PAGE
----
Precautions and toxicity of elemental iodine
Elemental iodine is an oxidizing irritant and direct contact with skin can cause lesions, so iodine crystals should be handled with care. Solutions with high elemental iodine concentration such as tincture of iodine and are capable of causing tissue damage if use for cleaning and antisepsis is prolonged. Although elemental iodine is used in the formulation of Lugols Solution, it becomes tri-iodide upon reacting with potassium iodide used in the solution and is non-toxic. Only a small amount of elemental iodine will dissolve in water, adding potassium iodide allows a much higher amount of elemental iodine to dissolve through the reaction of I2-I3. This allows Lugols to come in strengths varying from 2%-15% iodine.
Elemental iodine (I2) is poisonous if taken orally in larger amounts; 2–3 grams of it is a lethal dose for an adult human. The human lethal dose is contested however, as the LD50 of elemental iodine is at least an order of magnitude higher is several other animals; in rabbits it is 10 g/kg, in rats it is 14 g/kg, and in mouse it is 22 g/kg. The tolerable upper intake level for iodine, established by the Food and Nutrition Board, is 1,100 µg/day for adults.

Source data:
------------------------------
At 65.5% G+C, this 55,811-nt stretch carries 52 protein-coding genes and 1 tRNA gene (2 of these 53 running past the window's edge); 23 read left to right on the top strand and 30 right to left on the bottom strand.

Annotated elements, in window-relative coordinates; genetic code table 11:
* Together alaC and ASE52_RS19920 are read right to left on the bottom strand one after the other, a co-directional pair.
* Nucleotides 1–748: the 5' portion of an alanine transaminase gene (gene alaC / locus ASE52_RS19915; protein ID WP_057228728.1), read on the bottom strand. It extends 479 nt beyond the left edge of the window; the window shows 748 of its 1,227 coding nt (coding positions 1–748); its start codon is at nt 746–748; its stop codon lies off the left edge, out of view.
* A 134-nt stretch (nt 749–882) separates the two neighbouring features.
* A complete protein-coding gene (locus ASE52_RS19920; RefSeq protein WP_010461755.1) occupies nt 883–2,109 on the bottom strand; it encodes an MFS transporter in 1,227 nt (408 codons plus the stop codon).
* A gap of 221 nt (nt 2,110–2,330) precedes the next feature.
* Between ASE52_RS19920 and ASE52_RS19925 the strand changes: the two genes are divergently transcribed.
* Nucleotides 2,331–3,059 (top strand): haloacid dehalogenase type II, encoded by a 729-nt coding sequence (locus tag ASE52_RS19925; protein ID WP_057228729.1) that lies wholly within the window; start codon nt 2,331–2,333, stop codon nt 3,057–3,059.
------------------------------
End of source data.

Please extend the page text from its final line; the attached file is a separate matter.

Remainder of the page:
The biological half-life of iodine is different in the various organs of the body, from 100 days in the thyroid, to 14 days in the kidneys and spleen, to 7 days in the reproductive organs. Typically the daily urinary elimination rate ranges from 100 to 200 µg/L in humans. However, the Japanese diet, high in kelp, contains 1,000 to 3,000 µg of iodine per day, and research indicates the body is able to readily eliminate excess iodine that isn't needed for thyroid hormone production. Literature reports as much as 30,000 µg/L (30 mg/L) of iodine being safely excreted in the urine in a single day, with levels returning to the standard range in a couple of days, depending on seaweed intake. One study concluded the range of total body iodine content in males was 12.1 mg to 25.3 mg, with a mean of 14.6 mg. It is presumed that once thyroid-stimulating hormone is suppressed the body simply eliminates excess iodine, and as a result, long term supplementation with high doses of iodine has no additional effect once the body is replete with enough iodine. It is unknown if the thyroid is the rate limiting factor in generating thyroid hormone from iodine and tyrosine, but assuming it isn’t, a short term loading dose of one or two weeks at the tolerable upper intake level could quickly restore thyroid function in iodine deficient patients.